New distribution regulation could hit Turkish wholesale companies
A new regulation on electricity distribution in Turkey could dent profit margins of companies active on the wholesale market, sources said Thursday.
Turkish regulator EMRA approved a new commercial tariff this week currently paid as a subsidy to distribution companies. The subsidy, which helps distribution companies offset grid losses, is expected to drop from Turkish lira (TL) 218.00/MWh to TL185.00/MWh.
A lower tariff will mean distribution companies passing the cost of grid losses on to the end consumer set to shoulder the decrease in the subsidy.
Although the regulation does not directly affect wholesale companies, they insist there could be a domino effect on producers who sell capacity to distribution companies, and who could see profit margins going down as a result.
"At the moment, distribution companies can offer discounts on long-term contracts to eligible consumers. However, when the new prices kick in, it will be hard to offer such discounts," a Turkish source said.
How customers react to the new tariff will be crucial, he said, adding that distribution companies will have to move fast to enable them to offer and sustain viable discounts while keeping an eye on margins.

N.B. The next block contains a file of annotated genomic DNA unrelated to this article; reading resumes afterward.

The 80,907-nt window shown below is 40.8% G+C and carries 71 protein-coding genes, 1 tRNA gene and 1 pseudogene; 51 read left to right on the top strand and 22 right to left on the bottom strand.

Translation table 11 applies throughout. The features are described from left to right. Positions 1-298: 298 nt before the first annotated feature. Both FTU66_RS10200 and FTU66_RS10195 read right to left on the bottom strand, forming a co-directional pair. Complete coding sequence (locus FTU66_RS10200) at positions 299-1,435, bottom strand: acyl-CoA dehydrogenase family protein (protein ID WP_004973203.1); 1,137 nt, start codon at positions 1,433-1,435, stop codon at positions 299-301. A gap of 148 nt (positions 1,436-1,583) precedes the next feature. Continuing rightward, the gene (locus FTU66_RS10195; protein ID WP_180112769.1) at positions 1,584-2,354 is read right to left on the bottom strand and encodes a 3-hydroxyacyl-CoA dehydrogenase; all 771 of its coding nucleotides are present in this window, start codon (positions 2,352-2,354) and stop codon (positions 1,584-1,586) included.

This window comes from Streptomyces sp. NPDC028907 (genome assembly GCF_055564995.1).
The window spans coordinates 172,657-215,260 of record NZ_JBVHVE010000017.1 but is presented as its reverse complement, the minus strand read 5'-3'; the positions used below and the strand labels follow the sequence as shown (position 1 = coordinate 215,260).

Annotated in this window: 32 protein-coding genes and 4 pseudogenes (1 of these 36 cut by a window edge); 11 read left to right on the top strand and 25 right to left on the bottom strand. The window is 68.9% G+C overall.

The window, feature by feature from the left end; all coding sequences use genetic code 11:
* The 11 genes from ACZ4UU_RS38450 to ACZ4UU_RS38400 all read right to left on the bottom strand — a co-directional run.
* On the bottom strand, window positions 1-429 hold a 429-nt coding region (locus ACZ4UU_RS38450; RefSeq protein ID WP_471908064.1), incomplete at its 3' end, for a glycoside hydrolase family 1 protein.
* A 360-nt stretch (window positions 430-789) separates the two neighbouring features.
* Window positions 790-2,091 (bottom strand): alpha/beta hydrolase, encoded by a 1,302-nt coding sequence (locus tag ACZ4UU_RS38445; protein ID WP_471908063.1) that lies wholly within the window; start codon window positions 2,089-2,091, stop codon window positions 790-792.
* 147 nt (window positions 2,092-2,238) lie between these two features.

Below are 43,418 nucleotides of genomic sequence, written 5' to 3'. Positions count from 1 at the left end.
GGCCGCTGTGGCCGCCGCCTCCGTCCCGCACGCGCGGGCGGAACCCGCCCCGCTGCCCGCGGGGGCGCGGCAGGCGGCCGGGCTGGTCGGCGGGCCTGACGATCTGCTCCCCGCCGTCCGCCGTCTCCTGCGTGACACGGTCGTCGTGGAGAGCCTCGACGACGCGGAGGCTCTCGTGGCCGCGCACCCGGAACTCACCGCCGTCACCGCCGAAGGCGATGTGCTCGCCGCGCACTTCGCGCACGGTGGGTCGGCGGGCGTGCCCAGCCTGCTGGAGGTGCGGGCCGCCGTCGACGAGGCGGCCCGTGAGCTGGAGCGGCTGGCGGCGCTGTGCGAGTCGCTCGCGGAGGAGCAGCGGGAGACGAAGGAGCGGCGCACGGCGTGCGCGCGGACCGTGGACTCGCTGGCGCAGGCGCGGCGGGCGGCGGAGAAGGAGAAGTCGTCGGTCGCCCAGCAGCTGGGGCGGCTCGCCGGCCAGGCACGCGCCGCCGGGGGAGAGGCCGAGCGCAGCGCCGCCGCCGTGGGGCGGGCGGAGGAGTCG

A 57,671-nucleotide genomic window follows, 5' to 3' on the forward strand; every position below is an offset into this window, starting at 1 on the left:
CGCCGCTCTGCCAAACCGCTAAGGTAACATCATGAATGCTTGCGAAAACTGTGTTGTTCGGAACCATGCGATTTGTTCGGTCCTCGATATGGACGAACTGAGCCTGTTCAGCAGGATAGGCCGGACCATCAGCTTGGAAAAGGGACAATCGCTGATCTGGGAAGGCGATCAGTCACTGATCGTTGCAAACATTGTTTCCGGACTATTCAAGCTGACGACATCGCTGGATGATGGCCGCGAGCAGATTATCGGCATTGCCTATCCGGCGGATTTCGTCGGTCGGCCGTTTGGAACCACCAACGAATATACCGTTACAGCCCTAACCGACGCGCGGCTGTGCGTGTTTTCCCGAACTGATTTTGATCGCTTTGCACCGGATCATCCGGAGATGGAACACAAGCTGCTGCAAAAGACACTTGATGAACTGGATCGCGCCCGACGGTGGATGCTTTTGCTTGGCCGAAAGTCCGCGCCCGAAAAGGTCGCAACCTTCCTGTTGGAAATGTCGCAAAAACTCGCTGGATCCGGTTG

However, EMRA insists the new regime would have a beneficial affect on the market as a whole. The private distribution sector is expecting investments of €4.2bn over the next five years.
Wind of change for renewables
The approval of green tariffs by the Turkish parliament this week also will impact energy companies going forward. Prices have been set at 7.3 US cents/kWh for wind and hydroelectric energy generated in licensed plants, 13.3 US cents/kWh for solar and 10.5 US cents/kWh for geothermal energy.
Additional incentives for using Turkish-produced equipment could add up to 2.4 US cents/kWh to the purchase price for five years, according to local reports.
The prices will cover energy firms established between May 2005 and 31 December 2015. Energy bought from companies established after that date will be sold at new prices revised by the Cabinet.
The new law also will limit the volume of energy that the state is allowed to buy.
It also limits the total production of licensed solar energy companies to 600MW annually until December 2013. AS
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